For folks experiencing zombie fatigue, “Dead Shack” might be the small movie that cures your unrest for the sub-genre. Director-writer Peter Ricq and co-writers Philippe Ivanusic, Davila LeBlanc twist conventions rather well while also introducing a dashing but complex horror villain to boot. “Dead Shack” is a fun and very funny mix of genres that has a good time implementing the zombie sub-genre without bogging the entire movie down in typical cinematic tropes and heavy handed overtones. The zombies here are more devious plot devices that allow for a ton of gore and splatter, and director Ricq never shies away from the gooey and red stuff.
A precursor to “The Texas Chainsaw Massacre,” Gary Sherman’s European based cannibal thriller is a ghoulish and often eerie bit of horror about a monster lurking within the tubes of London. Set amidst a busy and unsuspecting city, director Gary Sherman makes amazing use of the abandoned tunnels and corridors of London’s underground between Russell Square and Holborn. Sherman concocts a veritable lair for a clan of Victorian cannibals, the last of which is struggling to keep his pregnant wife alive. Sherman is great about setting the tone for his grisly little tale, constantly showing the radical worlds that lurk above and beneath local London subways.
At eighty five minutes in length, “12 Feet Deep” has a dilemma it can never seem to get past. It sets up a premise that is only able to keep up momentum for forty minutes. The next forty five is very reliant on a ham fisted and hackneyed plot device. What the writers pose as a crisis of conscience and a woman reflecting on someone similar to herself instead feels like a desperate means of stretching a movie that could easily have been under an hour without the goofy filler. The movie could have easily shrunk down to twenty five minutes if our characters ever acted rationally. “12 Feet Deep” is another attempt at a survival thriller where characters are marooned in a very monotonous spot and have no means of escaping. Rather than being a white knuckle fight like “Frozen,” it instead becomes about people just making things more difficult than they have to be.
Sometimes during these survival films, we meet people that are either too dumb, or too reckless, but “47 Meters Down” chronicles the plight of two of probably the most unlucky women on planet Earth. A lot of what goes down in the film really poses a logical set up, because when we meet characters Lisa and Kate, they’re both anxiously trying to find an adventure and escape from the doldrums of their lives. Mandy Moore especially is the focal point of “47 Meters Down” where she plays a girl getting over a bad break up who literally has to muster up the will to live in an extraordinary situation. “47 Meters Down” is a pretty basic survival thriller, but it’s definitely helped by the very good performance by Mandy Moore.
James DeMonaco’s second sequel to the exploitative and silly “The Purge” series reaches the masses in a very politically fueled year, and while DeMonaco and Blumhouse have the advantage of very much satirizing the current political climate, “Election Year” just continues the same routine we’ve seen with this movie series so far. It’s a lot of the same where there is an opportunity to offer a scary dark satire of America, but it backs off in favor of a lot of goofy plot twists and meandering sub-plots. Once again the annual the Purge is about to commence where every year for one night there is no such thing as law. So you can murder as you please, rape as you please, pillage, plunder, take a penny without leaving a penny, pick at a buffet without the sneeze guard, leave your trash with the recyclables included, walk on the grass, loiter like hell for hours on end, the sky is the limit.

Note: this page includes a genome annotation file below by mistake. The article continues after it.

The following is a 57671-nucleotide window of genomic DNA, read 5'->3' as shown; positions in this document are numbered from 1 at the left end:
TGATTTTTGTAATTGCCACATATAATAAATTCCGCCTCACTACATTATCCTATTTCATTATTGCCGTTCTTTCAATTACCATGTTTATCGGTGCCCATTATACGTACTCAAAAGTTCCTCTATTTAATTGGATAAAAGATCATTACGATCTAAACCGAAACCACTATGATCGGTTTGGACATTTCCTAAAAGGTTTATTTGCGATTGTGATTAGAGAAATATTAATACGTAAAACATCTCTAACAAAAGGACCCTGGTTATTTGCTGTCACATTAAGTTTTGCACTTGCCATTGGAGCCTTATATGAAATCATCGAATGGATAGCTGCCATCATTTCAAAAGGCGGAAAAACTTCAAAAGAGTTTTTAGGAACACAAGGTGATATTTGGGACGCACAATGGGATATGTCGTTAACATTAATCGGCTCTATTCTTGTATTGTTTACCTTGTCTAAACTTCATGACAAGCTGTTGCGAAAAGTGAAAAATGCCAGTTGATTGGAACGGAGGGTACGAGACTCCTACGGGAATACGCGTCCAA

With “Prometheus” Ridley Scott met the other side of his “Alien” mythology by visiting the very early dawn of his universe that saw the very evolution of his xenomorphs. After it hit with a thud resembling a wet diaper smashing in to a garbage can, Scott hits the other extreme by delivering a movie in the vein of “Prometheus” that’s just as flat and just as stupid. Director Ridley Scott has lost the grasp of his own film and has really failed to learn how to deliver a well measured and compelling horror tale teeming with themes about sexuality and human biology. Instead now he gets to literally have his cake and eat it too, by offering up a ham fisted goofy prequel that feels like a glorified fan film. All the while also continuing his descent in to pseudo-intellectualist allegories and on the nose metaphors about God, the Devil, Heaven, Paradise, evolution and birth.
Yeon Sang-ho and the studios were wise to capitalize on the running juggernaut that was the success of “Train to Busan” in 2016. Often times studios or directors wait two to five years for a prequel or a sequel, but “Train to Busan” gets an almost immediate prequel that helps expand the story and mythology of the live action film. One of the best zombie films of the last fifteen years, and perhaps of all time, “Train to Busan” was an action packed blockbuster disaster film set to the tune of the zombie apocalypse. The animated prequel is a bit more downbeat but still maintains the same social relevance and commentary that “Train to Busan” did so well.